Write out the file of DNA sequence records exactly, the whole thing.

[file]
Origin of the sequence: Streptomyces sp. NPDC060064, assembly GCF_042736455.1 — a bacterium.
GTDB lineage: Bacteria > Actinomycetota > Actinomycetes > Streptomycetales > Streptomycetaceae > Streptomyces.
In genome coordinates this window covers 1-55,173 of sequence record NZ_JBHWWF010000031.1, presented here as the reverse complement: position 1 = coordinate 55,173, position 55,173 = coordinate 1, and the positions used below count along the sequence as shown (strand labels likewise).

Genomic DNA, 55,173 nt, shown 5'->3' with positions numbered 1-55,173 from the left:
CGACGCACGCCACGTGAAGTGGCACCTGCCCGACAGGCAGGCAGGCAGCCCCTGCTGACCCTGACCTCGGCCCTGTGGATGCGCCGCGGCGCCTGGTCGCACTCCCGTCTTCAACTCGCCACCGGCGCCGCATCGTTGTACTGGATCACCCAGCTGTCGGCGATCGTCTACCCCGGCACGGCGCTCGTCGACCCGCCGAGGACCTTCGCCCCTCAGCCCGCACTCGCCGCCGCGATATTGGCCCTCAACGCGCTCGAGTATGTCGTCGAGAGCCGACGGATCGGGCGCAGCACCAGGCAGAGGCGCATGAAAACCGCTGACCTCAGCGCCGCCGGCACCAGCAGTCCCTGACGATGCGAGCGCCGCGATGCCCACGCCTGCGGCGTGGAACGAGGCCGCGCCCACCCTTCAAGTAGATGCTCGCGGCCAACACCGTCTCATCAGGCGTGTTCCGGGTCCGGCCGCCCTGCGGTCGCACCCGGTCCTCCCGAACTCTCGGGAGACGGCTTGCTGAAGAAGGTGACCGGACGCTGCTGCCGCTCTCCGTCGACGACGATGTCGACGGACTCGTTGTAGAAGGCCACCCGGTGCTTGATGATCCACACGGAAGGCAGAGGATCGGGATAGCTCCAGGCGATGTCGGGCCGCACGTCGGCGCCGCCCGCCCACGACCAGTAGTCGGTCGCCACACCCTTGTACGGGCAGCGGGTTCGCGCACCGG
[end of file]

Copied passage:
Origin of the sequence: Streptomyces sp. NPDC060064, assembly GCF_042736455.1 — a bacterium.
GTDB lineage: Bacteria > Actinomycetota > Actinomycetes > Streptomycetales > Streptomycetaceae > Streptomyces.
In genome coordinates this window covers 1-55,173 of sequence record NZ_JBHWWF010000031.1, presented here as the reverse complement: position 1 = coordinate 55,173, position 55,173 = coordinate 1, and the positions used below count along the sequence as shown (strand labels likewise).

Genomic DNA, 55,173 nt, shown 5'->3' with positions numbered 1-55,173 from the left:
CGACGCACGCCACGTGAAGTGGCACCTGCCCGACAGGCAGGCAGGCAGCCCCTGCTGACCCTGACCTCGGCCCTGTGGATGCGCCGCGGCGCCTGGTCGCACTCCCGTCTTCAACTCGCCACCGGCGCCGCATCGTTGTACTGGATCACCCAGCTGTCGGCGATCGTCTACCCCGGCACGGCGCTCGTCGACCCGCCGAGGACCTTCGCCCCTCAGCCCGCACTCGCCGCCGCGATATTGGCCCTCAACGCGCTCGAGTATGTCGTCGAGAGCCGACGGATCGGGCGCAGCACCAGGCAGAGGCGCATGAAAACCGCTGACCTCAGCGCCGCCGGCACCAGCAGTCCCTGACGATGCGAGCGCCGCGATGCCCACGCCTGCGGCGTGGAACGAGGCCGCGCCCACCCTTCAAGTAGATGCTCGCGGCCAACACCGTCTCATCAGGCGTGTTCCGGGTCCGGCCGCCCTGCGGTCGCACCCGGTCCTCCCGAACTCTCGGGAGACGGCTTGCTGAAGAAGGTGACCGGACGCTGCTGCCGCTCTCCGTCGACGACGATGTCGACGGACTCGTTGTAGAAGGCCACCCGGTGCTTGATGATCCACACGGAAGGCAGAGGATCGGGATAGCTCCAGGCGATGTCGGGCCGCACGTCGGCGCCGCCCGCCCACGACCAGTAGTCGGTCGCCACACCCTTGTACGGGCAGCGGGTTCGCGCACCGG